The Importance of Geographic Data Aggregation in Assessing Disparities in American Indian Prenatal Care
This study sought to determine where aggregate national data for American Indians/Alaska Natives (AIANs) mask geographic variation and substantial subnational disparities in prenatal care utilization. Using data for U.S. births from 1995 to 1997 and from 2000 to 2002, the authors examined prenatal care utilization among AIAN and non-Hispanic White mothers. The indicators studied were late entry into prenatal care and inadequate utilization of prenatal care. Rates and disparities were calculated for each indicator at the national, regional, and state levels, and the study examined whether estimates for regions and states differed significantly from national estimates. The authors then estimated state-specific changes in prevalence rates and disparity rates over time.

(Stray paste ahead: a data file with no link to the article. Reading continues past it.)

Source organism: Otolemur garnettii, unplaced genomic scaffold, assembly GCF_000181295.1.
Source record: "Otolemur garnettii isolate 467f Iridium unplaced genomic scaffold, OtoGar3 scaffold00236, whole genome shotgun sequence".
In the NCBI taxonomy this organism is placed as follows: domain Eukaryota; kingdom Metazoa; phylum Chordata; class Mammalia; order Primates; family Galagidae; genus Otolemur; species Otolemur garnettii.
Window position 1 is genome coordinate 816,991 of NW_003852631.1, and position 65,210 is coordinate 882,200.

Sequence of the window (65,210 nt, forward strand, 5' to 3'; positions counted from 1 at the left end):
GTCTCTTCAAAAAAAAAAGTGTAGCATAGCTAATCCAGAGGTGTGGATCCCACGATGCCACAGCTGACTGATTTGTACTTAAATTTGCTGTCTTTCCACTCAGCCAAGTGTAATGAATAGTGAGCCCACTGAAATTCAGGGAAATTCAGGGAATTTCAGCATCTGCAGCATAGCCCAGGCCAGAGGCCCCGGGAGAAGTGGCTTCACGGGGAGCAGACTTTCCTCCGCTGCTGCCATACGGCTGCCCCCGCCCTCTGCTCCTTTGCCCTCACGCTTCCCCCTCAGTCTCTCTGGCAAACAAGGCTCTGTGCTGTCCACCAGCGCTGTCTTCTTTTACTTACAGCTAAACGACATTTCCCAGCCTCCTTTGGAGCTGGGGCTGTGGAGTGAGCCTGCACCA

Prenatal care utilization varied by region and state for AIANs and non-Hispanic Whites. In the 12 states with the largest AIAN birth populations, disparities varied dramatically. In addition, some states demonstrated substantial reductions in disparities over time, and other states showed significant increases in disparities. The authors recommend that substantive conclusions about AIAN health care disparities should be geographically specific, and conclusions drawn at the national level may be unsuitable for policy-making and intervention at state and local levels. Efforts to accommodate the geographically specific data needs of AIAN health researchers and others interested in state-level comparisons are warranted.